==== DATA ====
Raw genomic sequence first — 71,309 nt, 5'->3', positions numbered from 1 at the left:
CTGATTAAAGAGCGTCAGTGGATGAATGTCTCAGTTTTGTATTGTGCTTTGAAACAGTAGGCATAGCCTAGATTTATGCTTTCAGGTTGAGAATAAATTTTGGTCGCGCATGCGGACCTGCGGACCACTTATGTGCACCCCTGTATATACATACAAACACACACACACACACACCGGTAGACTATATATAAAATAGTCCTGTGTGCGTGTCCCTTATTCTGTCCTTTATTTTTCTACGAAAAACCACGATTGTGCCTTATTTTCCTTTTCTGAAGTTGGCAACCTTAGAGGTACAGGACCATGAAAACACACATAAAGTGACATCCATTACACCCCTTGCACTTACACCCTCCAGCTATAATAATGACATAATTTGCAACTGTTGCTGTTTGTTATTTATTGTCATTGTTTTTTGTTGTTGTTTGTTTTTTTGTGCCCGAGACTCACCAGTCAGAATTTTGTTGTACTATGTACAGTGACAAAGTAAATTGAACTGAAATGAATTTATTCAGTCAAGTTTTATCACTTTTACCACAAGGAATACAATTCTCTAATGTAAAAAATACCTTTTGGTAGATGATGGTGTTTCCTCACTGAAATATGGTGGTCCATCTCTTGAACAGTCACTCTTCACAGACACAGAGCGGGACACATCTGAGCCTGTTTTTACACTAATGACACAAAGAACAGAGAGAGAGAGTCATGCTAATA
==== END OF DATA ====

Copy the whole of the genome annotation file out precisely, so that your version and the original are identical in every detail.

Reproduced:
Raw genomic sequence first — 71,309 nt, 5'->3', positions numbered from 1 at the left:
CTGATTAAAGAGCGTCAGTGGATGAATGTCTCAGTTTTGTATTGTGCTTTGAAACAGTAGGCATAGCCTAGATTTATGCTTTCAGGTTGAGAATAAATTTTGGTCGCGCATGCGGACCTGCGGACCACTTATGTGCACCCCTGTATATACATACAAACACACACACACACACACCGGTAGACTATATATAAAATAGTCCTGTGTGCGTGTCCCTTATTCTGTCCTTTATTTTTCTACGAAAAACCACGATTGTGCCTTATTTTCCTTTTCTGAAGTTGGCAACCTTAGAGGTACAGGACCATGAAAACACACATAAAGTGACATCCATTACACCCCTTGCACTTACACCCTCCAGCTATAATAATGACATAATTTGCAACTGTTGCTGTTTGTTATTTATTGTCATTGTTTTTTGTTGTTGTTTGTTTTTTTGTGCCCGAGACTCACCAGTCAGAATTTTGTTGTACTATGTACAGTGACAAAGTAAATTGAACTGAAATGAATTTATTCAGTCAAGTTTTATCACTTTTACCACAAGGAATACAATTCTCTAATGTAAAAAATACCTTTTGGTAGATGATGGTGTTTCCTCACTGAAATATGGTGGTCCATCTCTTGAACAGTCACTCTTCACAGACACAGAGCGGGACACATCTGAGCCTGTTTTTACACTAATGACACAAAGAACAGAGAGAGAGAGTCATGCTAATA